If you are looking for ways to measure income inequality, there are three approaches that are popular with scholars. The first two come from the political science literature. The third comes from the economics literature. In this post, we explore the idea that income inequality can be measured using macroeconomic variables and micro economic indicators.
Economic theorists usually measure income inequality using macroeconomic tools. These include national income accounts, national income estimates from private enterprise, and national health estimates from Statistics Canada. These examples support the view that it’s important to study the robustness of this income inequality concept using a range of macroeconomic indicators. Also, using a range of macroeconomic variables allows for more meaningful examination of the pathogenic potential impacts of gaps in the income spectrum across the economic horizon. Two such variables that are often used are the gross domestic product (GDP) and the personal productivity series.
The topic of income inequality can also be examined using more familiar economic indicators. Two such closely related concepts that have been used for decades are hazardous and non-covarian processes. The random process inequality describes the tendency for prices to fall in response to random shocks to the economy. Non-covarian prices reflects the tendency for prices to rise in response to unobserved demand shocks.
An alternative to measuring inequality by means of macroeconomic instruments is to study the health effects of differences in income distribution. One way to estimate the effect of changes in the income distribution is to use time-series data. For example, using hospital charges as a measure of health effects since the 1970s suggests that overall health and life expectancy have been relatively stable over that period. This is not the case, however, with the extreme rise in health spending seen in many countries over the last decade. Examining the health impact of changes in the income distribution via time-series analyses is therefore important in order to evaluate how changes in the distribution of income have affected public health.
To this end, a working paper by economists Bhargava, Zhu and Song (2021) has applied a novel statistical method called the logistic regression discontinuity analysis. Using data from the pooled British and United Nations surveys covering around forty-nine countries, they found that there is a large and significant relationship between income inequality and health spending. The analysis indicates that poor health can cause large increases in health spending, whereas good health leads to lower expenditure. This suggests that income inequality could be a major deterrent to investment in health. Further analysis by the researchers suggests that the slowdown in recent years in the growth of healthcare coverage is the likely reason for the negative correlation between income distribution and health spending.
Another branch of economics which looks at the measurement of inequality with an eye to its economic impact has come up with some interesting results. Michael Norton and Niels Ebenboe have developed what they call the Oxford Glycemic Index (OGI). Their index, based on the consumption of sugars, is thought to capture the persistence of health differences across income groups. The authors show that there is a very strong and significant link between income inequality and the levels of OGI. The strength of this link is especially strong when the effects of increases in income inequality are accounted for through changes in dietary choices. Other researchers have also suggested that the OGI may be an important factor behind obesity.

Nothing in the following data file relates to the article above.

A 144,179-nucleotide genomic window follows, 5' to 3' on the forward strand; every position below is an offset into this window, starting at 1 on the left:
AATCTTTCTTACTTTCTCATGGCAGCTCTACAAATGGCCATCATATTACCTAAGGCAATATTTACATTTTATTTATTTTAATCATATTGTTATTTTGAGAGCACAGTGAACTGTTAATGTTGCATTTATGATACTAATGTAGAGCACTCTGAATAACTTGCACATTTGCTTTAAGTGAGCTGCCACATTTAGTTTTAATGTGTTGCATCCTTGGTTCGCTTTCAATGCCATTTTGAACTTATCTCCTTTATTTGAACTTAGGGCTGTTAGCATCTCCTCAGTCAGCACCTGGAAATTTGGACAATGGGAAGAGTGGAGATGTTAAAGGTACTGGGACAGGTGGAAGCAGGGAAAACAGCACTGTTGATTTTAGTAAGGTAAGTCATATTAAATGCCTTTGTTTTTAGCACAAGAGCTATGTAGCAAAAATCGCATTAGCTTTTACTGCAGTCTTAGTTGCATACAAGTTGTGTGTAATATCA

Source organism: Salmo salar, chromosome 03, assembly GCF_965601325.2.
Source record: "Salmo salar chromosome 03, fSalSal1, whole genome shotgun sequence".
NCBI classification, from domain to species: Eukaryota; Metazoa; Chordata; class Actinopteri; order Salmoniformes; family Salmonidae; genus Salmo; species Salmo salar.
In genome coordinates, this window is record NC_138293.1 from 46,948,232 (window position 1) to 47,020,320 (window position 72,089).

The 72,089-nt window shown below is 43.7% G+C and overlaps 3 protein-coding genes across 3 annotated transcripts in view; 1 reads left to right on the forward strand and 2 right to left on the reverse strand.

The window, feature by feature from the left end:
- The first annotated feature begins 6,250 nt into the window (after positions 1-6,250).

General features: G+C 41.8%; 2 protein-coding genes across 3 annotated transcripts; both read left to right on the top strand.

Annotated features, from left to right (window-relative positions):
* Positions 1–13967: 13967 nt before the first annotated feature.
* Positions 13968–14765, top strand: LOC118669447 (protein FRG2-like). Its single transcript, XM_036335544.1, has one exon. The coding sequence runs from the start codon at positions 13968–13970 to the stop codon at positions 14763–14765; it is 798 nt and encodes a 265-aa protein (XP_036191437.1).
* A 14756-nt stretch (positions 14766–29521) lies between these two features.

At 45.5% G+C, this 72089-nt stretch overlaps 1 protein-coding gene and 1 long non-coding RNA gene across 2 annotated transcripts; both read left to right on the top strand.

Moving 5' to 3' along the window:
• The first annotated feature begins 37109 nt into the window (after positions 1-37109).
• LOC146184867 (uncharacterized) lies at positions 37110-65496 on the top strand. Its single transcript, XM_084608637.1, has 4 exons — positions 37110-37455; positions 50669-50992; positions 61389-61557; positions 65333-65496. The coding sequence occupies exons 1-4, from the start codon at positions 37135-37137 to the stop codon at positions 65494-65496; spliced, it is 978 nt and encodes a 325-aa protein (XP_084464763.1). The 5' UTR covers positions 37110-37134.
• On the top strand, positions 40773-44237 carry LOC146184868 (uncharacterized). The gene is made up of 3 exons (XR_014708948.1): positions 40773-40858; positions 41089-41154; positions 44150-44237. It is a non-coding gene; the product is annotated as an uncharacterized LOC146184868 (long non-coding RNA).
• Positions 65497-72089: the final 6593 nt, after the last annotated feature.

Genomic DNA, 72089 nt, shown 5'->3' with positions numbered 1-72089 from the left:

Unfortunately the present period is too short to examine the potential causal role of changes in dietary choices in the development of obesity. However, some studies have suggested that the stronger relationship between poor diet quality and obesity may be due to the fact that poor diet quality directly affects energy intake, which is then in turn correlated with the severity of obesity. Other researchers have argued that there is an important association between obesity and poor health measures such as low plasma vitamin D. Finally, others have pointed to a negative correlation between remark scoring and measures of socioeconomic class and obesity. This last suggestion is not a proven fact, but it may deserve a closer look given the potential confounders and oversimplification inherent in any health-related analysis.
The question of whether income inequality is correlated with obesity has been addressed using several different approaches. Using regression analysis, researchers have found a significant negative correlation between obesity and income inequality. However, when the study is restricted to people who are wealthy, there is no significant association between the two factors. This result is puzzling because those who are wealthy are not necessarily the most overweight or obese individuals. More likely than not, the poor are the obese ones. It is still an open question whether wealth is the cause of obesity or the effect of obesity on the poor, although most nutrition experts believe that the poor are the ones who are at the highest risk of heart disease and other chronic diseases.